This variable controls the amount of debugging information generated by Octopus. You can use include more than one option with the + operator.
(default) Octopus does not enter debug mode.
Octopus prints additional information to the terminal.
Octopus generates a stack trace as it enters end exits
subroutines. This information is reported if Octopus stops with
The trace is printed to the terminal as Octopus enters or exits subroutines. This slows down execution considerably.
The trace is written to files in the debug
directory. For each node (when running in parallel) there is a file called
debug_trace.<rank>. Writing these files slows down the code by a huge factor and
it is usually only necessary for parallel runs.
This enables Octopus to perform some extra checks, to ensure
code correctness, that might be too costly for regular runs.
Octopus generates a dot file containing the graph for a multisystem run.
Octopus generates a dot file containing the graph for a multisystem run including ghost interactions.
Octopus generates a file with information for the propagation diagram.
If true, trap signals to handle them in octopus itself and print a custom backtrace. If false, do not trap signals; then, core dumps can be produced or gdb can be used to stop at the point a signal was produced (e.g. a segmentation fault).
If true, allows the use of certain parts of the code that are still under development and are not suitable for production runs. This should not be used unless you know what you are doing. See details on wiki page.
Normally Octopus determines automatically the type necessary for the wavefunctions. When set to yes this variable will force the use of complex wavefunctions.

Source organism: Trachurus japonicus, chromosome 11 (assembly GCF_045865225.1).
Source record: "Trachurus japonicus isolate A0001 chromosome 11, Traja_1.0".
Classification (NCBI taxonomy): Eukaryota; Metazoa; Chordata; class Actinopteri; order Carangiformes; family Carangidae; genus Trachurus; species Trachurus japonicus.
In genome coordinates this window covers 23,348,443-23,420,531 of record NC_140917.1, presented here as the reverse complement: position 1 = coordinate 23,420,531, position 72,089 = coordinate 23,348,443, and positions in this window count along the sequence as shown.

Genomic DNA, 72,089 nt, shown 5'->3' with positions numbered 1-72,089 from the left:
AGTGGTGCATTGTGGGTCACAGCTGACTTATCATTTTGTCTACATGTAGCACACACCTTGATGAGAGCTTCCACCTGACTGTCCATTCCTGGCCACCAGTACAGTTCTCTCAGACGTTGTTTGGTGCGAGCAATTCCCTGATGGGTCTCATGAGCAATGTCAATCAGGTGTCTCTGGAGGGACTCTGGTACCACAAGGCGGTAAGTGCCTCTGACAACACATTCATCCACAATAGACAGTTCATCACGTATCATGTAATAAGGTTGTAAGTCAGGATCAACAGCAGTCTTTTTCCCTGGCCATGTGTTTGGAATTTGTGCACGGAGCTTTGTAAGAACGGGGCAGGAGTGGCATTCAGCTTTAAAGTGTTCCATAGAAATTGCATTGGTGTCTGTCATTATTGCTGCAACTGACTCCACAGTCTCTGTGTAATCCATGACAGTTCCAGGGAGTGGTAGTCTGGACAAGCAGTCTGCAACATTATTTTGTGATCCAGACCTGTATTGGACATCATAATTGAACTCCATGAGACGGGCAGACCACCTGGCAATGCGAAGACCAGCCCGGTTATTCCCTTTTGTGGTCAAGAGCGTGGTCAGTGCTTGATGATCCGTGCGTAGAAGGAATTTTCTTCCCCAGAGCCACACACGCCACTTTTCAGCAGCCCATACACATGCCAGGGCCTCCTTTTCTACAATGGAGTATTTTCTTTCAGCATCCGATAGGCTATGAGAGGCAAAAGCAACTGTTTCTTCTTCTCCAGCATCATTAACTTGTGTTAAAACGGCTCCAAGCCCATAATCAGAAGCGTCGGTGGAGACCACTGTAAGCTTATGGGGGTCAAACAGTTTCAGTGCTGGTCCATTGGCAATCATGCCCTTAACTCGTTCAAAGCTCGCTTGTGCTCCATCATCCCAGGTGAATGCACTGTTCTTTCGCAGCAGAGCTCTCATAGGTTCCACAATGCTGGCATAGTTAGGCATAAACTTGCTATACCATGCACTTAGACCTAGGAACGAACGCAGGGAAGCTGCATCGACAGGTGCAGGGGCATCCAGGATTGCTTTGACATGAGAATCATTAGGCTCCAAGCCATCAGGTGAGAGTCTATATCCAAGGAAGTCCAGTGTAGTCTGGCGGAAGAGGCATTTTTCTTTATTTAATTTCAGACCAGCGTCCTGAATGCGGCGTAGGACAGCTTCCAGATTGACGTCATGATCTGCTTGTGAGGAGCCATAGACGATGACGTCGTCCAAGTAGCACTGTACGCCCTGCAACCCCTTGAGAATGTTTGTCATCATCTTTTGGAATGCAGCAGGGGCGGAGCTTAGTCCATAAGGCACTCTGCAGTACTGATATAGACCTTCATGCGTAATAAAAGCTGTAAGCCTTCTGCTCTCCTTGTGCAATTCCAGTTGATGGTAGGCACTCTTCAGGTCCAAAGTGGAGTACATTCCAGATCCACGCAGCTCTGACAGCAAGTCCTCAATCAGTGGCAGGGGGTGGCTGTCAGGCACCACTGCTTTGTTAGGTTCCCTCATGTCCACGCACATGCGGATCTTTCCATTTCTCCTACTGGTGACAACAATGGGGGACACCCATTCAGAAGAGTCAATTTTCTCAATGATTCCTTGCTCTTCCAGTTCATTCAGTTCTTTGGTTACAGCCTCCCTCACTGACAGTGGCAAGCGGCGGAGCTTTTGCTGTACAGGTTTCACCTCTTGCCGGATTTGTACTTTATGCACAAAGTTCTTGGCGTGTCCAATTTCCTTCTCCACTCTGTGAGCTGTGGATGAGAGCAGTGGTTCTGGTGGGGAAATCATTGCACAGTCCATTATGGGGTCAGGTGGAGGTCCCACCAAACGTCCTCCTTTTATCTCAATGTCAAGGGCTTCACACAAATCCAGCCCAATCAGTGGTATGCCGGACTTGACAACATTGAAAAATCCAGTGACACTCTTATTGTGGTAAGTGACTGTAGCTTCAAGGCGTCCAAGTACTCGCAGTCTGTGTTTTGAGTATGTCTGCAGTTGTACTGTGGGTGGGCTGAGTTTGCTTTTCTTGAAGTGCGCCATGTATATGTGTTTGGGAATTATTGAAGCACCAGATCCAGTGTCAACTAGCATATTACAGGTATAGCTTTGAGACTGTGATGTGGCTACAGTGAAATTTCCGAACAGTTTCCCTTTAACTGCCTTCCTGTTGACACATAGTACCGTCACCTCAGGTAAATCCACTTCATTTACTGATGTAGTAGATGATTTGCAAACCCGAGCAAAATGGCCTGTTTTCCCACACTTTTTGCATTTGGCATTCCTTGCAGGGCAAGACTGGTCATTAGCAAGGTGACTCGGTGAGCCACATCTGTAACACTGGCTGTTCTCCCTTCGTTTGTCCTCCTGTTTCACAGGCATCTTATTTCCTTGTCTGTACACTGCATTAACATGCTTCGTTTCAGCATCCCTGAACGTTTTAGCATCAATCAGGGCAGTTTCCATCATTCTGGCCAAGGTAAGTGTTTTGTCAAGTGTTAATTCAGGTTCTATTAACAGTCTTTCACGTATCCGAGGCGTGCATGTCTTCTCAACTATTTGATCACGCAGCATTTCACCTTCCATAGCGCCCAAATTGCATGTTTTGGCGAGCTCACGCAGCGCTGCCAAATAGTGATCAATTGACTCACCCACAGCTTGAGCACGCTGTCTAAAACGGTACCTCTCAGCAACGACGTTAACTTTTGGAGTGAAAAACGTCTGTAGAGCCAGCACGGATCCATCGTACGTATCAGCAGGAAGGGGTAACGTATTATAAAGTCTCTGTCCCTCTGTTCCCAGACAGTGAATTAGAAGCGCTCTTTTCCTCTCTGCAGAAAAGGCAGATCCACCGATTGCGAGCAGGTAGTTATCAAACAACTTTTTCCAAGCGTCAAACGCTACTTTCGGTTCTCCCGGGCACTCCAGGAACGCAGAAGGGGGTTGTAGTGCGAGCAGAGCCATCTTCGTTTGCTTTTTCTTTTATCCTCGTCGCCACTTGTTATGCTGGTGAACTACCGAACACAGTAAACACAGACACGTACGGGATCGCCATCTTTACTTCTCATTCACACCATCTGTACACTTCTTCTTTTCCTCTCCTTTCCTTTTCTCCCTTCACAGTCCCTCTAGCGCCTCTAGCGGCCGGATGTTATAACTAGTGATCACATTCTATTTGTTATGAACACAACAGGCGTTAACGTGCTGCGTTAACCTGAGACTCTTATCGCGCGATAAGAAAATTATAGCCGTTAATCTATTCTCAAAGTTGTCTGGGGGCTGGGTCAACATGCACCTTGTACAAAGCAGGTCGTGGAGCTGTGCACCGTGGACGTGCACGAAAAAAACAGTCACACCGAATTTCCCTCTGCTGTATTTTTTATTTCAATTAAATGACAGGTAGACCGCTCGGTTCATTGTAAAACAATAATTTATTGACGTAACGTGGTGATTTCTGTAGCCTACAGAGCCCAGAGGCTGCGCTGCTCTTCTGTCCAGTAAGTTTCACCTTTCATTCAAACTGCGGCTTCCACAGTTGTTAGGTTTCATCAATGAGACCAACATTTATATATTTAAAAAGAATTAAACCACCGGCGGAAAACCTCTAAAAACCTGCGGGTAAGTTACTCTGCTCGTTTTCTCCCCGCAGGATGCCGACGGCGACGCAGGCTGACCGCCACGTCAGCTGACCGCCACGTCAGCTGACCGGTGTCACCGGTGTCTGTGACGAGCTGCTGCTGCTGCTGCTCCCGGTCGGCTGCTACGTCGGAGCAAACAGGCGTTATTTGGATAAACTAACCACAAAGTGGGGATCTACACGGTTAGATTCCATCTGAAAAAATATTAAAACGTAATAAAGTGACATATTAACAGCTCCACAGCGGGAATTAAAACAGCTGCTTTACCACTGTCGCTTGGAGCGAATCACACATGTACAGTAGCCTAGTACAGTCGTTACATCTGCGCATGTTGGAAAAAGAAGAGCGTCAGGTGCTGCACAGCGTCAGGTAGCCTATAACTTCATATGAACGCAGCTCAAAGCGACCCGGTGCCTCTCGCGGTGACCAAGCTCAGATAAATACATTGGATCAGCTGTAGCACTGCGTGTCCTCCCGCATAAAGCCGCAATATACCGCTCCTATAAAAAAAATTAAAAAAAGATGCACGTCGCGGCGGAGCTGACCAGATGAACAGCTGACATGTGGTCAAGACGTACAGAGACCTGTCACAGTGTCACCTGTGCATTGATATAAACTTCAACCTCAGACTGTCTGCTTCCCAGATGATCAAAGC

Warning: This variable is designed for testing and
benchmarking and normal users need not use it.
When debugging the code in parallel it is usually difficult to find the origin of race conditions that appear in MPI communications. This variable introduces a facility to control separate MPI processes. If set to yes, all nodes will start up, but will get trapped in an endless loop. In every cycle of the loop each node is sleeping for one second and is then checking if a file with the name node_hook.xxx (where xxx denotes the node number) exists. A given node can only be released from the loop if the corresponding file is created. This allows to selectively run, e.g., a compute node first followed by the master node. Or, by reversing the file creation of the node hooks, to run the master first followed by a compute node.
If true, after each SCF iteration Octopus will print information about the memory the code is using. The quantity reported is an approximation to the size of the heap and generally it is a lower bound to the actual memory Octopus is using.